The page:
This is one of the only Christmas movies that our entire family agrees upon. Even our teenagers still ask us each year when we plan to watch it together. It has the advantage of being short (perhaps 30 minutes) and funny. Somehow the hapless Charlie Brown finds himself forced to direct the Christmas play. His friends refuse to cooperate during rehearsals, though, and Charlie Brown grows increasingly depressed. In frustration, he asks whether anybody even knows what Christmas is about. In response, Linus takes the stage and reads from Luke 2. The beauty of the movie is that it doesn’t require us parents to give a lecture, read a book, or really do anything other than sit down and watch with our kids. The story does the heavy lifting. It’s perfect if you’re feeling exhausted, but also looking for something meaningful to do with your family.
4. Do a Jesse Tree devotional together.
Ordinary Advent calendars are great, of course, but the Jesse tree has the advantage of being both biblical and interactive. All you really need is a set of ornaments and a devotional book (here’s an example of a devotional book, and you can find ornaments further down in the Frequently Bought Together section: https://amzn.to/3xHPG5m). You can use your normal Christmas tree, or you can purchase a small tree reserved for this purpose. Our kids enjoy having their own Christmas tree, so we have a small artificial tree reserved for this. Each day, starting on December 1st, you will read the short devotional and place a new ornament on the tree. Throughout December, the tree will fill up with ornaments and you’ll have an opportunity each day to talk about a new aspect of the Christmas story. Similar to Behold the Lamb of God, the Jesse Tree begins in the Old Testament (usually all the way back at Creation) and walks through the entire Bible in light of Christ’s coming. I’d estimate that this takes our family 5-10 minutes a day on average. It’s a great way to focus everyone on the meaning of Christmas, and also to acquaint your kids with the entire story of Scripture.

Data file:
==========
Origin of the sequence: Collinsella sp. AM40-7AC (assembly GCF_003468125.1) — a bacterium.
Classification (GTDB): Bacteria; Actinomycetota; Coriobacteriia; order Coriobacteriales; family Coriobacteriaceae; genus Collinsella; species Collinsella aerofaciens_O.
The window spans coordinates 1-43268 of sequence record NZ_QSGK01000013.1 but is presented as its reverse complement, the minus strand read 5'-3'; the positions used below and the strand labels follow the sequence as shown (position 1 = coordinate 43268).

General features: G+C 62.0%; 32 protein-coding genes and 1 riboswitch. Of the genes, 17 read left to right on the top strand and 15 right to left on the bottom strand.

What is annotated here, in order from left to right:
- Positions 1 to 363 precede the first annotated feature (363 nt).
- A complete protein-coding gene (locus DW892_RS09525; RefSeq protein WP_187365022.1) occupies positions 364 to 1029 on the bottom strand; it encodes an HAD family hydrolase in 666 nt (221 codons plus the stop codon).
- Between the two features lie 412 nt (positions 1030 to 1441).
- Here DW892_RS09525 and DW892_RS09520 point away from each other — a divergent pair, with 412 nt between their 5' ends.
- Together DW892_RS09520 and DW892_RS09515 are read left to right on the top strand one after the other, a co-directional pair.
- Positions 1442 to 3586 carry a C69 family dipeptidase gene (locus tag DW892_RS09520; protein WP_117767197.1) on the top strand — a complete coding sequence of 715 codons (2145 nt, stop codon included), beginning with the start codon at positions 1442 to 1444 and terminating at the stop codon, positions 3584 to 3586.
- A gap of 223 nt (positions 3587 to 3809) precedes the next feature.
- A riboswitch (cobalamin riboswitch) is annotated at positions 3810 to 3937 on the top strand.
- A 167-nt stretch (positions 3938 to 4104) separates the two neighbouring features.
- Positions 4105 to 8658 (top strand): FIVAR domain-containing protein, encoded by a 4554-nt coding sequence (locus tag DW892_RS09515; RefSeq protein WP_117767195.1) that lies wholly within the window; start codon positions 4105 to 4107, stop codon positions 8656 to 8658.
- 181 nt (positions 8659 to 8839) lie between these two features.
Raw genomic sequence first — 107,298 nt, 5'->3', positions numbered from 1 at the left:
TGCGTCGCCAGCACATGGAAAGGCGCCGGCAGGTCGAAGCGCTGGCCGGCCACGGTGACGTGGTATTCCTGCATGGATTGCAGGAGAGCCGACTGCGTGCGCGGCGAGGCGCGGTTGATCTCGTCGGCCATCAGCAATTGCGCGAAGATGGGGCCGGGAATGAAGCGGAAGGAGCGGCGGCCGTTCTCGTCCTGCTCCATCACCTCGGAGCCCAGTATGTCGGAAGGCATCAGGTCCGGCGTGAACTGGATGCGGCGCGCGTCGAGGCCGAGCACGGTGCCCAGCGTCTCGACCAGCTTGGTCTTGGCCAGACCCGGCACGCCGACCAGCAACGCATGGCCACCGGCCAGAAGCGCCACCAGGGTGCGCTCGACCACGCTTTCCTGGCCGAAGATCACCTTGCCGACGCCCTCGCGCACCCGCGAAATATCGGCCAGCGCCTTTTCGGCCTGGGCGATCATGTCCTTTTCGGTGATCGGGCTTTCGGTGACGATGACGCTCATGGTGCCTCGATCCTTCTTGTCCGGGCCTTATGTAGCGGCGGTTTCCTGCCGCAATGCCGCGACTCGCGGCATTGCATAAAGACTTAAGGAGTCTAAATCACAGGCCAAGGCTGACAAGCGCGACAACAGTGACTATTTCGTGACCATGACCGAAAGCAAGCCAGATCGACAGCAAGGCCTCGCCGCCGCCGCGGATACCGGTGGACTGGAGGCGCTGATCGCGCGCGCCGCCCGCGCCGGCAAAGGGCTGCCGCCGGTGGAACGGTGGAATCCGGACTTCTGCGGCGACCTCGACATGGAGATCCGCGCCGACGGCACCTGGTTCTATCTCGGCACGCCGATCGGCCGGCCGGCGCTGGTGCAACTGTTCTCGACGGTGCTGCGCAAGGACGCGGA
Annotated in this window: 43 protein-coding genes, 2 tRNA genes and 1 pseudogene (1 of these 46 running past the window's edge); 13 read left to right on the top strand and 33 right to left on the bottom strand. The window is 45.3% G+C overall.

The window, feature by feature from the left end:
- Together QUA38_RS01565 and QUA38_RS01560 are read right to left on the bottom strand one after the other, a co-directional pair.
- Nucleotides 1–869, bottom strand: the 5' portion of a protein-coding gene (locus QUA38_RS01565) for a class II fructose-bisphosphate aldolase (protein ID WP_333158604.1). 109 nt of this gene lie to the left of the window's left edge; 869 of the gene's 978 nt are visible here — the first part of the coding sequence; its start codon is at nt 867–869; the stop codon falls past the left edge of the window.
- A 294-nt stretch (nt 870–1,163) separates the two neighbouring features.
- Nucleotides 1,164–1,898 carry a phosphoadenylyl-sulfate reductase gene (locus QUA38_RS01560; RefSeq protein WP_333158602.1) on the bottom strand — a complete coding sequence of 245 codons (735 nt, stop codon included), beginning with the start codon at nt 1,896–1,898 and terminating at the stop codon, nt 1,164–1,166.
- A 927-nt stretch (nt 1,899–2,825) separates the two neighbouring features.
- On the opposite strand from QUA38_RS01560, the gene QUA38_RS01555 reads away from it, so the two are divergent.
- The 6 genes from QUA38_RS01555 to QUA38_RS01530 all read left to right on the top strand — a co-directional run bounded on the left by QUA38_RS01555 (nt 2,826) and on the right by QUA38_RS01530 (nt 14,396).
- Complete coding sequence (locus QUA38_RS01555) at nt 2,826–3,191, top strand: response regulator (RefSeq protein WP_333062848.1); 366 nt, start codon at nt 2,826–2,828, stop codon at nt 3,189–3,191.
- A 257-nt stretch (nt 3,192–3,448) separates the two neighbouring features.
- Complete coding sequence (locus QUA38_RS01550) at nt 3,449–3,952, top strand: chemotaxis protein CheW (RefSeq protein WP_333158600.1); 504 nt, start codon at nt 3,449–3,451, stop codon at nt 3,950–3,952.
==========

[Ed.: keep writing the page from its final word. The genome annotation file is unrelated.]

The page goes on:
5. Read Luke 2:1-20 and Matthew 2:1-12 while setting up your nativity.
If your kids are younger, they might actually enjoy “acting out” the Christmas story with the nativity scene pieces while you read the biblical stories of Christ’s birth. I realize that if you have a breakable nativity scene, this might scare you. One option is to purchase a less expensive nativity (perhaps a plastic one) that the kids can play with. That way they can learn about the Christmas story, but they will not break the porcelain Willow Tree figurines. This is an activity that my family did on Christmas Eve when I was growing up, and we’ve continued it with our own kids.
6. Read and discuss How the Grinch Stole Christmas.
If your kids don’t yet have the attention span for The Best Christmas Pageant Ever, this is an alternative. It’s short, it rhymes, and it provides a perfect opportunity to talk about the real meaning of Christmas. The story ends with the subtle suggestion that Christmas has a meaning that is deeper than the materialism of our culture. However, the book doesn’t talk about what that meaning actually is. Some years, we’ve taken a few minutes to read this classic and then to discuss how Jesus is the true meaning of Christmas. One note about this story: I personally don’t think that any of the movies capture the essence of the story very well. The book is simple and focused, and it’s a great way to talk about Jesus while doing something your kids will enjoy.
I’m sure there are dozens of other great ideas! Feel free to comment if you have one to add to this list. May your Christmas season be a joyful celebrating of our Savior!